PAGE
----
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Against the Light

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A fantasy that begins by mirroring real historical events, and ends by reflecting some current problems.

Review

"Unlike Tolkien or C.S. Lewis, Duncan doesn’t portray Evil in the form of some monstrous figure and his bizarre minions with their sights set on our relatively humble world. Human nature provides ample opportunity for misbehavior, and power – secular or religious – only makes it worse. This strips away conventional generic distinctions between Light and Dark. Reduced to small, private rites, the Mother’s sacred Dark can seem benign, while the religion of Light has taken on all the decadence, close-mindedness, and hypocrisy of a faith well past its prime." - Locus

Sample Chapter

The day dawned clear and warm for spring. The orchard was a glory of pink and white blossom. Plums, apples, cherries, pears—all took their turn at this time of year, like dancers on a stage. The farmhands worked from dawn till dusk, plowing, sowing, mending fences. Larks were caroling and hares dancing.

Maddy and Henry Woodbridge went riding. They had intended to check on the lambs in the western pasture, but were turned back at a ford by a brook that normally ran small and meek but that day dark and swift, bloated by spring runoff. There they abandoned thoughts of duty and set off to enjoy a ride, ending with a spirited canter back to the manor house.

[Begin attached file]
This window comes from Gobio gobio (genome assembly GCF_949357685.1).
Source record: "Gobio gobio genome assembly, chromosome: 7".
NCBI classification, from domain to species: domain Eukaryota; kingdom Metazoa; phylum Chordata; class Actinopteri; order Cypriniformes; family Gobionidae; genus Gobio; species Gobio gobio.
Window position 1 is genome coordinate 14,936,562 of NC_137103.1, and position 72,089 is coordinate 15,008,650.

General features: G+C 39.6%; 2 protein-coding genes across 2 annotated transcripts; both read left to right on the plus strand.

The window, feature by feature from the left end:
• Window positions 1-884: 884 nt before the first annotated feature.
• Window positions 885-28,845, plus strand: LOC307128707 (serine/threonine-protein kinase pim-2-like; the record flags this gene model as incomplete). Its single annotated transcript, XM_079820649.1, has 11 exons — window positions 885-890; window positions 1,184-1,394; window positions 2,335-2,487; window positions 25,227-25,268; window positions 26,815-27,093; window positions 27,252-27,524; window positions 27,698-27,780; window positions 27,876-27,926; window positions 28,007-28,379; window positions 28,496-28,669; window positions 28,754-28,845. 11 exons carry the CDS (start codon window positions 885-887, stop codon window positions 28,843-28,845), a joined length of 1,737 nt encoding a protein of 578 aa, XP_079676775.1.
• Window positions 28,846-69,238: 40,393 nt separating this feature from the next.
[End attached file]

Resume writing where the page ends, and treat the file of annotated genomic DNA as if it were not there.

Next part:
Maddy actually laughed during their mock race to the park gate. It was a mock race because they both cared too much for horses to overstrain them when they were tired. The laughter sounded strange in her ears, and she realized that she had not laughed aloud since she heard of Rollo’s arrest. At once she felt sick with guilt. She caught Henry’s eye and saw his happiness vanish as he guessed what she was thinking.

Henry had always been eerily perceptive. He was almost twenty now, but he had been her stalwart big brother since Rollo left, three years ago. Like all the Woodbridges, he was tall, with jet black hair and a surprisingly fair complexion. He trimmed his beard to a jaw-line fringe; an untamed Woodbridge beard would be a fearsome sight. His eyes were gray and they fixed steadily on her now.

“What right do we have to be happy?” he said. “When our brother is in such unthinkable straits, are we monsters to laugh and enjoy life?”

He had nailed the problem exactly. “Tell me.”